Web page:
Early spring has left and late spring is already taking on a feeling of summer. Those geese that were nesting a month ago or more have goslings and some have moved from down powder puffs into actual molting stages and are growing feathers. I have talked to people who saw baby teals and wood ducks a month ago. That is as early as I can remember seeing them. My son Josh spotted a young sandhill crane “colt” a month ago the size of a robin crossing the road with its protective parents.
The other early sign of spring no one could miss were huge plumes of smoke rising high above the horizon as Department of Natural Resources wildlife personnel and U.S. Fish and Wildlife Service workers burned grassland habitat for wildlife management. With conditions just right, high humidity, low wind speeds and winds blowing in favorable directions, the burns take place annually.
Harvey Halvorsen is the Wisconsin DNR Area Wildlife Supervisor out of the Baldwin, Wis. office. Halvorson explained the reasons behind the spring burns. “It’s a cost effective, ecologically sound way to regenerate grassland and wild flowers for wildlife habitat. Controlled burning also improves diversity that will improve wildlife habitat.”
We can look into old surveyor records of the 1800s, when Western Wisconsin had about 350,000 acres of prairie habitat. Over the years those lands were developed before people realized the importance of prairie and the history of prairie habitat right here. Those prairie places with a rich history are still found with names like Prairie Farm, Star Prairie, Erin Prairie and Prairie du Chein. Over the years intense agricultural practices as well as development have destroyed these large expanses of prairie.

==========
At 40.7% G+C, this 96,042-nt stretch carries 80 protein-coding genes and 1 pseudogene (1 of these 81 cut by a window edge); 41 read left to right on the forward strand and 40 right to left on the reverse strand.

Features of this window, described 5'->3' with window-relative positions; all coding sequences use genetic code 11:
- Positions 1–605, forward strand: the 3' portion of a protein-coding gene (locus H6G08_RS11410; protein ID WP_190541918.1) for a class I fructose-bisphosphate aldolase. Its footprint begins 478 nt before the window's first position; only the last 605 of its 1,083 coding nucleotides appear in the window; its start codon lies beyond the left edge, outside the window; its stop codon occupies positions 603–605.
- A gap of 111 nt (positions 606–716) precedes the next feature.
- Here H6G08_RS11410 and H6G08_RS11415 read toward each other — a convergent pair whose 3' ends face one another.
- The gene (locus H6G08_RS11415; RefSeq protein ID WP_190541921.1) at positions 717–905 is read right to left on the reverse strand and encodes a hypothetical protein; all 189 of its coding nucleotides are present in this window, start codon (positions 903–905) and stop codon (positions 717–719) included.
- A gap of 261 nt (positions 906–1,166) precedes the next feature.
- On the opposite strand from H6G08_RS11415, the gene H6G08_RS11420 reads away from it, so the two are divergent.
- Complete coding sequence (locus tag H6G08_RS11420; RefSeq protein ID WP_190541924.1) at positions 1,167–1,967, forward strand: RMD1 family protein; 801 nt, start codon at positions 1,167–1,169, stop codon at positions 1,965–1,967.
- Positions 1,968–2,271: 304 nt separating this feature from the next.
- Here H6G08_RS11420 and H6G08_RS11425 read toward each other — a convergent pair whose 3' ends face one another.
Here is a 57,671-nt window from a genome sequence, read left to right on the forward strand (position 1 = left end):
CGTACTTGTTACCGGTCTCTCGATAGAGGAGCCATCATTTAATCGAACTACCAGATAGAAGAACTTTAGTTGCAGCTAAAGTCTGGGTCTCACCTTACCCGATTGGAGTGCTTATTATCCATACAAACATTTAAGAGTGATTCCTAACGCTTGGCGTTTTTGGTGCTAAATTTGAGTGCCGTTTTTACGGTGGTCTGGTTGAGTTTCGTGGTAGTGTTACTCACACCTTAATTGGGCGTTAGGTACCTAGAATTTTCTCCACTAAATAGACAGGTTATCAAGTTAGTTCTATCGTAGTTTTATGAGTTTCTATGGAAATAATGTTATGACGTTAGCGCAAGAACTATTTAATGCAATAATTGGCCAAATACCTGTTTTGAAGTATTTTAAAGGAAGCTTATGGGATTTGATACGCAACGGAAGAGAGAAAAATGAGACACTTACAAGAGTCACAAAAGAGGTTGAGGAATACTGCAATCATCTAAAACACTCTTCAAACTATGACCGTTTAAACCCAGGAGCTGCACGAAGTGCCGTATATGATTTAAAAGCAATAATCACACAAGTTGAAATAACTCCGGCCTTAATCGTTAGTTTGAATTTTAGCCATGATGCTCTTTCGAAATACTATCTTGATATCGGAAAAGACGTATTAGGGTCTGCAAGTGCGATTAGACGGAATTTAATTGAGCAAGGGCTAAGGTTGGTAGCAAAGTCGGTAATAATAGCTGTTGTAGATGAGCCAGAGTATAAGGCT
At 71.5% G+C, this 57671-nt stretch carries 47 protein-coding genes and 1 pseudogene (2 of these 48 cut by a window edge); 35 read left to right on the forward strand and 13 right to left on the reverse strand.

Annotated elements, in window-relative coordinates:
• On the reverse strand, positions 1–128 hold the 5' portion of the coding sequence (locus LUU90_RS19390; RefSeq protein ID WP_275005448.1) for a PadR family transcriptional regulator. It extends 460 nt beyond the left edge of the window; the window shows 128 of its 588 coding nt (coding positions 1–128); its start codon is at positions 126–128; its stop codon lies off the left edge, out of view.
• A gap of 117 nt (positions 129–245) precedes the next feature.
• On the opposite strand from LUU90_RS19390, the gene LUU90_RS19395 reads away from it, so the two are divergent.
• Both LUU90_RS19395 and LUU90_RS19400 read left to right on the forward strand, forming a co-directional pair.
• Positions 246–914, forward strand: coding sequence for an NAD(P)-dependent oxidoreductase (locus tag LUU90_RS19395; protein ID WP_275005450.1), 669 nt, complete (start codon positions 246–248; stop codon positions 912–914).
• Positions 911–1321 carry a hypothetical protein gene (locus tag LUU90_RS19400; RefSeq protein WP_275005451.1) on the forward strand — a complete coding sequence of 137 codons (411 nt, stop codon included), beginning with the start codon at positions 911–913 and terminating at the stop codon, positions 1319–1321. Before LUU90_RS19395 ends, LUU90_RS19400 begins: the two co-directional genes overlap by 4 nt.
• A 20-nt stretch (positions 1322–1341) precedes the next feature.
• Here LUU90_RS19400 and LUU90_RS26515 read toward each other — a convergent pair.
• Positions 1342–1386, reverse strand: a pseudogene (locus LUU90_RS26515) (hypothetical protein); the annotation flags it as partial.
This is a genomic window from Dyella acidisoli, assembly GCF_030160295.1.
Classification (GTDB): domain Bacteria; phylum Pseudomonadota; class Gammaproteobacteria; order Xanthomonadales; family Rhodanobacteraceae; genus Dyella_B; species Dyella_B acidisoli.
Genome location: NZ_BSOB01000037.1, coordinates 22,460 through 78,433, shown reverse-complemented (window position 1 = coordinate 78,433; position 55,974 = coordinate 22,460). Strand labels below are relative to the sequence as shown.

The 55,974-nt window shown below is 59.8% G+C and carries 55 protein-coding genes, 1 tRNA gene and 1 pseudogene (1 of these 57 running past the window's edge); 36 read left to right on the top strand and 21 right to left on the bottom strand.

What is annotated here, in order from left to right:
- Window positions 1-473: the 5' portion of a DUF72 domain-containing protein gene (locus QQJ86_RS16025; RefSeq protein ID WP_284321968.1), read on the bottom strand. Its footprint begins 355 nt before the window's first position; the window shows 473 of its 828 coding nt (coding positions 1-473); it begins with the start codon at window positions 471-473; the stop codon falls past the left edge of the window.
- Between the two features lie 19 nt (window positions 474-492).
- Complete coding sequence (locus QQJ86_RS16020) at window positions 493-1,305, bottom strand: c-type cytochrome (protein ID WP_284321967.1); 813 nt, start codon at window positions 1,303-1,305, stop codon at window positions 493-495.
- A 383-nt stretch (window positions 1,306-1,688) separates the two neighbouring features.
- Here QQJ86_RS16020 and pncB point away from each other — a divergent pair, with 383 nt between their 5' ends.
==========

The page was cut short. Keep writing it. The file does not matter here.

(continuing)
State and national funding has brought back around 6,000 acres of prairie habitat right here in our back yards. Much of the land was purchased with special funding and hopefully those funds will remain available to purchase enough land to bring the total of local prairie habitat back to around 20,000 acres. These lands would benefit waterfowl, especially mallards and blue winged teal, pheasants, turkey, whitetail deer and several songbirds that have suffered from loss of prairie habitat. That loss was mostly agricultural and continues to change as modern agriculture changes over from hay crops, when Wisconsin had more home based dairy farms to larger corporate farming. The songbirds that suffered most include meadowlarks, bobolinks, sedge wrens and Henslowe sparrows.
Many people have asked why does the burning have to take place in the spring when wildlife may be nesting. According to Halvorsen, “We have to protect the lands that were preserved. Spring is the best time to burn. Burning slows woody habitat development and we try to burn only every three years as well as coordinate our burning with the Fish and Wildlife’s burning.” I observed a few burns this spring and saw areas where prairie on one side of the road was burned and prairie grasslands on the other side of the road was left unburned to allow wildlife ample habitat to nest.
Before settlement, fire was the great preserver of prairie habitat and natural fires were looked upon as a good thing. With development, man tried to put a stop to the natural wild fires. We all know what the bear says who wears the ranger hat. With man encroaching all across the land we run into issues with building in dry areas prone to natural fires and low lands that flood. That makes today’s wildfires and flooding look like bad things when, in fact, fire and flooding have natural roles that are key components to making this land the perfect place we call home.
Jim Bennett is an outdoorsman who lives and worked in the St. Croix River Valley and can be reached at firstname.lastname@example.org